Pound US dollar exchange rates unexpectedly soars past $1.31 as new US trade tariffs imposed

Philip McHugh September 18th 2018 - 2 minute read

The start of this week’s session was marked by a depreciation in the US dollar, with the GBP/USD exchange rate climbing over half a cent following the announcement of new US trade tariffs against China.

Sterling is back on the defensive this morning however, with GBP/EUR edging down to €1.1240, GBP/CAD sliding to C$1.7124, while GBP/AUD and GBP/NZD both tumble to AU$1.8255 and NZ$1.9937 respectively. Only GBP/USD has avoided any notable losses so far today as the pairing holds at $1.3142.

Looking ahead, a lull in economic data releases today is likely to see the focus remain firmly on the US-China trade dispute, potentially leading to further volatility in the US dollar.

What’s been happening?                                           

The pound was left wanting at the start of this week’s session as a gloomy IMF assessment of UK economic health in light of Brexit saw Sterling largely rangebound on Monday.

Speaking in London yesterday IMF chief Christine Lagarde pointed to a moderation of growth in the UK since the EU referendum as she forecast that Britain’s economy would expand by 1.5% in 2018 and 2019.

Most importantly however this forecast was tied to the UK reaching a comprehensive Brexit deal with the EU, with the IMF warning a chaotic Brexit would have a greater toll on the UK economy through an increased deficit and a further depreciation of Sterling.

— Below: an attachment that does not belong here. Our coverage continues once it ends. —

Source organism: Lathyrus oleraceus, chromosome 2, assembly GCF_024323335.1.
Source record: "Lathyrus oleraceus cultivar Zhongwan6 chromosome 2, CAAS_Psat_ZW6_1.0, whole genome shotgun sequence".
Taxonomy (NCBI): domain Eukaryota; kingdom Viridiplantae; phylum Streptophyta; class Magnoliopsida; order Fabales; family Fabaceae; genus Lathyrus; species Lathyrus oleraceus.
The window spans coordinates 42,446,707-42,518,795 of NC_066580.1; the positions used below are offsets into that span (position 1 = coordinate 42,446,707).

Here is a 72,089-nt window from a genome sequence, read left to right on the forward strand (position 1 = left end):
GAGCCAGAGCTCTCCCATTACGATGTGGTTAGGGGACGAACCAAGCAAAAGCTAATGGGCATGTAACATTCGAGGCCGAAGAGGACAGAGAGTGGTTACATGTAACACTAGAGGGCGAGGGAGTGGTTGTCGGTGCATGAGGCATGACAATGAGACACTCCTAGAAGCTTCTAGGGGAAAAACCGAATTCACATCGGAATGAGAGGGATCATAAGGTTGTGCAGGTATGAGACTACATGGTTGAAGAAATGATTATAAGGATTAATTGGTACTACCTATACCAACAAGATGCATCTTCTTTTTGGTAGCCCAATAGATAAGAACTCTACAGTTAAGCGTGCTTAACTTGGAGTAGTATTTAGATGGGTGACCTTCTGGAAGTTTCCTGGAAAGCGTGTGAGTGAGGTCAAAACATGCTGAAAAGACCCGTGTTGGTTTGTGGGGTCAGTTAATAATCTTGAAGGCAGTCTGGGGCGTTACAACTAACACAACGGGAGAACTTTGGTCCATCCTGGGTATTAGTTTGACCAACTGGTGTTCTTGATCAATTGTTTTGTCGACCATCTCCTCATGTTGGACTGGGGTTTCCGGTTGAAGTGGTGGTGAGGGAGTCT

Despite the dire warning from the IMF the GBP/USD exchange rate was still able to march higher yesterday as Donald Trump imposed another round of tariffs on China.

While escalations in US-China trade tensions have previously helped to bolster the US dollar, the threat of further tariffs appeared to have the opposite effect on Monday following reports China no longer wants to take a purely defensive stance in the dispute.

Meanwhile movement in the GBP/EUR exchange rate proved limited at the start of the week as the Eurozone’s latest CPI reading confirmed inflation in the bloc slowed last month.

What’s coming up?

In the absence of any major UK data, Brexit is likely to be a key driver of momentum for the pound throughout today’s session, with markets on alert for any developments as the latest round of talks get underway this week.

The US dollar is likely to find itself in a similar situation today, with a lull in domestic releases likely to leave speculation over a potential trade war between the US and China as the main catalyst for movement in USD.

Meanwhile movement in the euro today is likely to be tied to a speech by Mario Draghi this morning, with the single currency likely weakening if the European Central Bank chief appears more cautious in the face of growing global trade uncertainty.

Written by
Philip McHugh

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